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    Introduction (to data mining) In today's world, knowledge is power. An important source of knowledge is the data stored in databases. Data allows us to learn from the past and to predict the future. With the rapid computerization of businesses and organizations, a huge amount of data has been collected and stored in databases, and the rate at which data is stored is growing at a phenomenal rate. As a result, traditional ad hoc mixtures of statistical techniques and data management tools are no longer adequate for analyzing this vast collection of data. Data mining (or knowledge discovery in databases or KDD in short) has emerged as a growing field of multidisciplinary research for discovering interesting/useful knowledge from large databases. KDD is defined as the extraction of implicit, previously unknown, and potentially useful patterns from data.

    Over the past few years, research and development in data mining has made great progresses. A large number of research and application papers have appeared in the literature. Many successful applications have been reported in various sectors such as marketing, finance, banking, manufacturing, and telecommunications. Some examples of business applications include: Using data mining techniques to analyze customer databases so that potential customers can be selected more precisely; Using data mining techniques to detect fraud - from detecting cellular cloning fraud to identifying financial transactions that may indicate money-laundering activities. Data mining systems typically help businesses to expose previously unknown patterns in their databases. These information "nuggets" are used to improve profits, enhance customer service, and ultimately achieve a competitive advantage.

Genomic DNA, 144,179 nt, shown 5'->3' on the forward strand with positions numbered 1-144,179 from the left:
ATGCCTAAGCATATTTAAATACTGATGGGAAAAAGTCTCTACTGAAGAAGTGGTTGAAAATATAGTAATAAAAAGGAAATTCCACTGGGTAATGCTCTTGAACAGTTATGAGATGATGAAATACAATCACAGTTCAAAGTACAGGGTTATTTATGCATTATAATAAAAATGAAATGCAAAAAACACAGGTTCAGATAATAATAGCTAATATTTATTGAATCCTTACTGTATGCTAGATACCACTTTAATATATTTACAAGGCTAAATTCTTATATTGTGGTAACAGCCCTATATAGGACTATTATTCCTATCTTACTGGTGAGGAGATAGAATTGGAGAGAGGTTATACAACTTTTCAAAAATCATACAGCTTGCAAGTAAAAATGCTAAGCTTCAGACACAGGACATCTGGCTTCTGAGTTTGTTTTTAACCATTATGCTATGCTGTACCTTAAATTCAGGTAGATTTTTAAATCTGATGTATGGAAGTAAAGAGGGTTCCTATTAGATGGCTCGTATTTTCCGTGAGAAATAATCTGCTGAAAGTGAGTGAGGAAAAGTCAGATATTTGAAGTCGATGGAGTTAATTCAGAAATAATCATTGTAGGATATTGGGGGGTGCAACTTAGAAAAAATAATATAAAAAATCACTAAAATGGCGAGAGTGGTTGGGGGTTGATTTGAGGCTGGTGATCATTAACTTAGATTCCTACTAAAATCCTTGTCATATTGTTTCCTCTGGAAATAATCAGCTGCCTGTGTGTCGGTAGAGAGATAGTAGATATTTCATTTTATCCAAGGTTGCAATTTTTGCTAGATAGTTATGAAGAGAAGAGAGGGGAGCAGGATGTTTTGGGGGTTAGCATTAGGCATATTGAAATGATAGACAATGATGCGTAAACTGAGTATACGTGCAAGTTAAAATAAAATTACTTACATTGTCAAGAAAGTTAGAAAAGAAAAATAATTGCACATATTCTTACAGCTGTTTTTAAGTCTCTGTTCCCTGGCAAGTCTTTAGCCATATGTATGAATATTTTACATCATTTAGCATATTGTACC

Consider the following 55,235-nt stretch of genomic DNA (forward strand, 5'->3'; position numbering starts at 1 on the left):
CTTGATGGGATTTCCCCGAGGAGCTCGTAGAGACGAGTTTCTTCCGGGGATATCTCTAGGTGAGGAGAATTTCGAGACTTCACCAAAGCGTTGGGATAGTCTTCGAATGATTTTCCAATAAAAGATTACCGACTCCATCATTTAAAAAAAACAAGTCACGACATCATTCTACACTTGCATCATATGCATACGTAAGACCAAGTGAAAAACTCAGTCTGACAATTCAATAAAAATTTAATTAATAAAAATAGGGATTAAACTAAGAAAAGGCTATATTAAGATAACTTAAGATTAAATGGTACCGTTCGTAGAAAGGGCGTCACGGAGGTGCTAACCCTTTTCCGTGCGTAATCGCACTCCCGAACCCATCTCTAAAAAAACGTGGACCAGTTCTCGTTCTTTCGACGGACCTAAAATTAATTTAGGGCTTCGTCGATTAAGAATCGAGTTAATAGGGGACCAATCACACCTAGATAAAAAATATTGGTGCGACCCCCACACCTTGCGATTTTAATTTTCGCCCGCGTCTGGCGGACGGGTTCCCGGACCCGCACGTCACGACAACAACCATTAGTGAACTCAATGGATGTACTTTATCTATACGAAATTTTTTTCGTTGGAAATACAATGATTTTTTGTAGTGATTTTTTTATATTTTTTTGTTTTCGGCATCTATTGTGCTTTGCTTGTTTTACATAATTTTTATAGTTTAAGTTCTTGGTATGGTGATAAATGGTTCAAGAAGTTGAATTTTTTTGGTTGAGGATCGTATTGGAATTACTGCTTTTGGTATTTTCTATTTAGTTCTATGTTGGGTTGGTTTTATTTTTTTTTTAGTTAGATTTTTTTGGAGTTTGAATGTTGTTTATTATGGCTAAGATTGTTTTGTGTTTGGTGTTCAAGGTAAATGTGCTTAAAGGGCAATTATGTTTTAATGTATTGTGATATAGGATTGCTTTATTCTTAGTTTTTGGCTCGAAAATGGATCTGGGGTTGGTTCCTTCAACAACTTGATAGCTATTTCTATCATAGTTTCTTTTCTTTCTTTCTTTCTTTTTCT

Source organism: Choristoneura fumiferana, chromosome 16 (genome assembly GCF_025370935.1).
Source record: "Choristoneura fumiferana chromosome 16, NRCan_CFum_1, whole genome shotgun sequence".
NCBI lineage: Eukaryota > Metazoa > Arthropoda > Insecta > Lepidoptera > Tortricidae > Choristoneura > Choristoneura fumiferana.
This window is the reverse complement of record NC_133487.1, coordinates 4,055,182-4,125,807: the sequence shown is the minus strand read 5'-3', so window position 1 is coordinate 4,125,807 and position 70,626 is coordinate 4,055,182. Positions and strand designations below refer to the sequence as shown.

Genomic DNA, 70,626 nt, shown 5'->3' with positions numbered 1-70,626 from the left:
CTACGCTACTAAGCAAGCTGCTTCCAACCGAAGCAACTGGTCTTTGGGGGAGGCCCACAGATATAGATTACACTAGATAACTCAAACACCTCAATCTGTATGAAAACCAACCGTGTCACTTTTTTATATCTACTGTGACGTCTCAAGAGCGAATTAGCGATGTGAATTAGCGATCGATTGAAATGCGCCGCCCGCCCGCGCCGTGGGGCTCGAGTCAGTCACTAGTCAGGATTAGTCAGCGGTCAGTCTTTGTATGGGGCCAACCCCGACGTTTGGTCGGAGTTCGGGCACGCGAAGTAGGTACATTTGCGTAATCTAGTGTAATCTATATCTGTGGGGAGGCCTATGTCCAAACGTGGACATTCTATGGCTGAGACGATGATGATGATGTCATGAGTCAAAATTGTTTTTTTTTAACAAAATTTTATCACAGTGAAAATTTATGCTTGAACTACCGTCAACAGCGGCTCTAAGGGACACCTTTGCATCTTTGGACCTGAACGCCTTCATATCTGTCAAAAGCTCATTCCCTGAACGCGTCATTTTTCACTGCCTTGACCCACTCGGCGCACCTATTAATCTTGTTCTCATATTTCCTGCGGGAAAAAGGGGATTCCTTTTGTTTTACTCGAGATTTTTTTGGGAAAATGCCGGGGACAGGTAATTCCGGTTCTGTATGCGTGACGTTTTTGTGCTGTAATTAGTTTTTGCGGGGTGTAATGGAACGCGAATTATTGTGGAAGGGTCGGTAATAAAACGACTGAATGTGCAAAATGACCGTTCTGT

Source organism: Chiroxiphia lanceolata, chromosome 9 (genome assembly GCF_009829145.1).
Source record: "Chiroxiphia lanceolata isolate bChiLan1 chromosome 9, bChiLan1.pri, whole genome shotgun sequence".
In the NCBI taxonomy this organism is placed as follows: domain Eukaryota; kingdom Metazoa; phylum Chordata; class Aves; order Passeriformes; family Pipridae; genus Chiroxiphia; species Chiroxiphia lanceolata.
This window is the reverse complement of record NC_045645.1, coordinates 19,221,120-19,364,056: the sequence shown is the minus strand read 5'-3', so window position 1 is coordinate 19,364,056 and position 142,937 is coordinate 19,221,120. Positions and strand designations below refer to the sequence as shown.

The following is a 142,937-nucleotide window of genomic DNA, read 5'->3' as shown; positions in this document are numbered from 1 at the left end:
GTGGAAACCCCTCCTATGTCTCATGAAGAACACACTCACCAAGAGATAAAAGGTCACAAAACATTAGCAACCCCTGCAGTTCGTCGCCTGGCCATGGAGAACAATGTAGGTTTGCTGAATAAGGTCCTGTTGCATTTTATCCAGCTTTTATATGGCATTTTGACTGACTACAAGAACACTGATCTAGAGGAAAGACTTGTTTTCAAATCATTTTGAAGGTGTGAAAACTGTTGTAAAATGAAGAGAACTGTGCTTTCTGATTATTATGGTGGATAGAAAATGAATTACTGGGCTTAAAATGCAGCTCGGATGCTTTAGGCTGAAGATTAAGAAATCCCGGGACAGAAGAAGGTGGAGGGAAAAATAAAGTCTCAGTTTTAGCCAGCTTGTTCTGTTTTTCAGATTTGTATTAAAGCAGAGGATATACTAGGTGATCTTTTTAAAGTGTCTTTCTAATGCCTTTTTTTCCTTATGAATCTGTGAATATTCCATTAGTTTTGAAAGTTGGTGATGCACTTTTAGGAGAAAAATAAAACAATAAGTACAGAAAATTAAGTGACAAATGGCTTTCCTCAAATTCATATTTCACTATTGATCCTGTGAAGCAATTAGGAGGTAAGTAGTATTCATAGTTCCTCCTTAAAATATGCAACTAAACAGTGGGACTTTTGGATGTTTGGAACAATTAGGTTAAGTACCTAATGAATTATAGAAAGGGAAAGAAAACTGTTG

According to the US market research firm Gartner Group Inc., data mining is one of the top 10 technologies to be watched in 1998.
    Data Mining Process: A practical data mining application is often complex. It is interactive and iterative, involving a number of key steps:

      1. Understanding the application domain, and the application goals.
      2. Extracting one or more target data sets from databases.
      3. Cleaning the data, e.g., removing noise and handling the missing data.
      4. Removing the irrelevant attributes and tuples from the data.
      5. Choosing the data mining task, i.e., deciding whether the goal of the data mining process is classification, association, clustering, etc., or a combination of them.
      6. Choosing the data mining algorithms.
      7. Data mining using the selected algorithms to discover hidden patterns in data.
      8. Post-processing the discovered patterns, i.e., analyzing the patterns automatically or semi-automatically to identify those truly interesting/useful patterns for the user.

    Data Mining Research at NUS: At the School of Computing, National University of Singapore, we have an active group of data mining researchers. The group conducts both basic and applied research. It has published extensively in important international journals and conferences on data mining. The group is also building a data mining system that can be used by industry. It has a number of unique features, which come from the latest research results of the group. We welcome any form of collaboration and applications. Please contact:
      Dr. Liu Bing
      Phone: +65 874 6736
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